At the end of Avot de-Rabbi Natan (34:10), the beraita lists ten entities that are called “life”: God is called “life,” Israel are called “life,” the Torah is called “life,” as well as the righteous, the Garden of Eden, the Tree, Eretz Yisrael, deeds of kindness, Torah sages, and water.  Even the most cursory review of this list reveals that most of the things that are called “life” belong to the realm of the spirit.  Some of them are connected to the practical world, and some even belong to that world exclusively, but this list unquestionably suggests that “true life” is found, first and foremost, in the world of the spirit, the Torah, and sanctity.  The reasoning behind this assertion is clear: King David defined life as the connection with the Source of life: “For with You lies the source of life; by Your light we shall see light” (Tehillim 34:10), and the Torah is the most central and direct channel to the Creator.  The Torah connects man with God, and therefore occupation with Torah is the principal channel of life.

At the conclusion of two different discussions, the Gemara quotes Rabbi Tarfon’s exclamation after Rabbi Akiva won an argument between them: “Akiva, anyone who separates himself from you is, as it were, separating himself from life!” (Kiddushin 66b; Zevachim 13a).  Ironically, the subjects under discussion in each of these two debates are far from practical.  In Massekhet Kiddushin the debate concerns matters of ritual purity and impurity, while in Massekhet Zevachim the Tannaim discuss receiving the blood of sacrificial animals.  The impression conveyed by the Gemara is unequivocal: it is Torah itself that is life, and hence there is no need to seek artificial points of contact between these two spheres.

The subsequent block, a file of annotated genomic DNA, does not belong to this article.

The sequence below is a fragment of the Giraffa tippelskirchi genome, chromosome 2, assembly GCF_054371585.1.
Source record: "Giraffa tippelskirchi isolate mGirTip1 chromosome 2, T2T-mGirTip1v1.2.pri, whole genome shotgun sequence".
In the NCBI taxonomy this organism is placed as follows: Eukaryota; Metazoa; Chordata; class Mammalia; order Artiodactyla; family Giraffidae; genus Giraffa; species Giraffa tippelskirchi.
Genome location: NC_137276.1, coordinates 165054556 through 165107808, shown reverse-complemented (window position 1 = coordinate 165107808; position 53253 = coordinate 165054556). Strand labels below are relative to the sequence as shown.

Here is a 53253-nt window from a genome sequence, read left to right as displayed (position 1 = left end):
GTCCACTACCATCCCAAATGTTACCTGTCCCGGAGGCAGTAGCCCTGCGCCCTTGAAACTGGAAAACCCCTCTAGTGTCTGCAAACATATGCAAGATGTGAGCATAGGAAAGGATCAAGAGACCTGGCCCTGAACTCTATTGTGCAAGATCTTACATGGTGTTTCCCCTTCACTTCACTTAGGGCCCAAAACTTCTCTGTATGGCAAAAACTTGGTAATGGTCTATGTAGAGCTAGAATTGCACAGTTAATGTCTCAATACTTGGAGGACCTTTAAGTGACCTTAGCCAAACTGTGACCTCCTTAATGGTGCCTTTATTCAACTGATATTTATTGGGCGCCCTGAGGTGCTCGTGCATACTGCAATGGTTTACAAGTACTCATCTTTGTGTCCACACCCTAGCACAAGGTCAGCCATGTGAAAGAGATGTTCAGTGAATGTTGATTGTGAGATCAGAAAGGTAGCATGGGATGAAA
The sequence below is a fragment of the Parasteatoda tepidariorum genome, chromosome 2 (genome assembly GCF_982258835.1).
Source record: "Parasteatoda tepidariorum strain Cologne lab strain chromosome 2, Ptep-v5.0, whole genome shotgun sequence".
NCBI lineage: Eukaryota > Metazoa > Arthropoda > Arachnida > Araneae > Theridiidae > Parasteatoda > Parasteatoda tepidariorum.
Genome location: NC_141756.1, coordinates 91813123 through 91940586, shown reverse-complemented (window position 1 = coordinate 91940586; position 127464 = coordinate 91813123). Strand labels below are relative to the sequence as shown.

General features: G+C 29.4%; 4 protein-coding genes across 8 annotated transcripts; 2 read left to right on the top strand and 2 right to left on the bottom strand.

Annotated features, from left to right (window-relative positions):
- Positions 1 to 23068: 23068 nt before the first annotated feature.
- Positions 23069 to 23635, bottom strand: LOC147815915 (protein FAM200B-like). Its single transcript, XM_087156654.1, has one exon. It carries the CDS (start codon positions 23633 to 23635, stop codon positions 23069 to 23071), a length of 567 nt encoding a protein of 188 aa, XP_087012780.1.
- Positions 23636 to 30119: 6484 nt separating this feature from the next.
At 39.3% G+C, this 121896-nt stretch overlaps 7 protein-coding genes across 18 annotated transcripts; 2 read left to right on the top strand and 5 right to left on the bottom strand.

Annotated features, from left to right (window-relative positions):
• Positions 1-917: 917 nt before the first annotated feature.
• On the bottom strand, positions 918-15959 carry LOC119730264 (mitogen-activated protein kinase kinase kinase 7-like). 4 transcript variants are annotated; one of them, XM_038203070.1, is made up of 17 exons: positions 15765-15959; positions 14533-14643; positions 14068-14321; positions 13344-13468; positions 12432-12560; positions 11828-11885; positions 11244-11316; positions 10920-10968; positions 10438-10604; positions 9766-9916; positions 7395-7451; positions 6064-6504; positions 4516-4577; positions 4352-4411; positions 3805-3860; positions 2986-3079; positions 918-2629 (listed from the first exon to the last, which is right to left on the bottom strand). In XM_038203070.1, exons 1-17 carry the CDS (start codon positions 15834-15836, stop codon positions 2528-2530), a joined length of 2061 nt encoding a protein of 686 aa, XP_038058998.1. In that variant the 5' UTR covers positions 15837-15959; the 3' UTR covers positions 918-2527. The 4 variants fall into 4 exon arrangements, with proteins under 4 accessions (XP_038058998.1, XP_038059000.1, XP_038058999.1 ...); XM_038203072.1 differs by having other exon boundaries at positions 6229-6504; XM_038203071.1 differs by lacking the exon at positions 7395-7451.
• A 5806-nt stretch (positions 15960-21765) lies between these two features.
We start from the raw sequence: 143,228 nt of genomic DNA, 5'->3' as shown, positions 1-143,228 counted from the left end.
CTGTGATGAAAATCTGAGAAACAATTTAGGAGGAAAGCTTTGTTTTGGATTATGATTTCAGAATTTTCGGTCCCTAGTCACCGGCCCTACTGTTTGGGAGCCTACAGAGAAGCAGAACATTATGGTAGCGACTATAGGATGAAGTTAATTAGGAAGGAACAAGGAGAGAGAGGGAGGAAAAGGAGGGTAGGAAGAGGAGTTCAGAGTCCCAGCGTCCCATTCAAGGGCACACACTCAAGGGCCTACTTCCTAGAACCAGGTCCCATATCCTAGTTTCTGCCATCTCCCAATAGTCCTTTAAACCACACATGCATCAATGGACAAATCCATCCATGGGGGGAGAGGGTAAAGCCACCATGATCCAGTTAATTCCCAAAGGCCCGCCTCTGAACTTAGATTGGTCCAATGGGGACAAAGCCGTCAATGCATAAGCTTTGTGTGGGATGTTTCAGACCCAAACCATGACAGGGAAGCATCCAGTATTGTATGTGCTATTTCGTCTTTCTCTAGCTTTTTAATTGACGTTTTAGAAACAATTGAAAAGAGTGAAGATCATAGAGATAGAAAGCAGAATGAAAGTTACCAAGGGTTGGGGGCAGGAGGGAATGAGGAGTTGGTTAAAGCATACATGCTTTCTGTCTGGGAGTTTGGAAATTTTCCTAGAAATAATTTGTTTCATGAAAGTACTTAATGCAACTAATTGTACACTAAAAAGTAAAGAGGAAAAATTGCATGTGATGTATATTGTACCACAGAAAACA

Since the Torah is called “life” and engagement in it is a central occupation of our lives, it is clear that yeshiva study should not be regarded merely as a preparation for the rest of life.  Every moment in which a person is not engaged in Torah is a moment wasted, and represents a loss in its own right – over and above the loss for the future, in that the person is not preparing for the rest of his life.  When King David asked God to allow him to die on erev Shabbat rather than on Shabbat day, his request was refused: “Better for Me one day that you sit and engage in Torah than a thousand burnt sacrifices that Shlomo, your son, is destined to offer upon the altar before Me” (Shabbat 30a).  Obviously, the Torah that David learned on the eve of his death was not preparing him for anything.  The sole significance of those hours on Shabbat eve was the learning itself, altogether unconnected to “preparation for the rest of life.” Nevertheless, the Gemara concludes decisively that those hours of learning, not preparing him for anything, were preferable in God’s eyes to the thousand sacrifices that Shlomo offered on the day of the dedication of the altar!

Torah study has inherent importance in God’s eyes, and we should view it in the same way.  The mishna teaches, “Better one hour of repentance and good deeds in this world than all of the life of the World-to-Come” (Avot 4:17) – even if it is one single hour, in which the person is not preparing himself for the rest of his life.  Beyond the fact that the period of yeshiva study prepares students for the rest of their lives, it is a period of intensive life in its own right – filled with Torah and closeness to God.  The purpose of life is to cleave to God, and the road to this cleaving passes through the beit midrash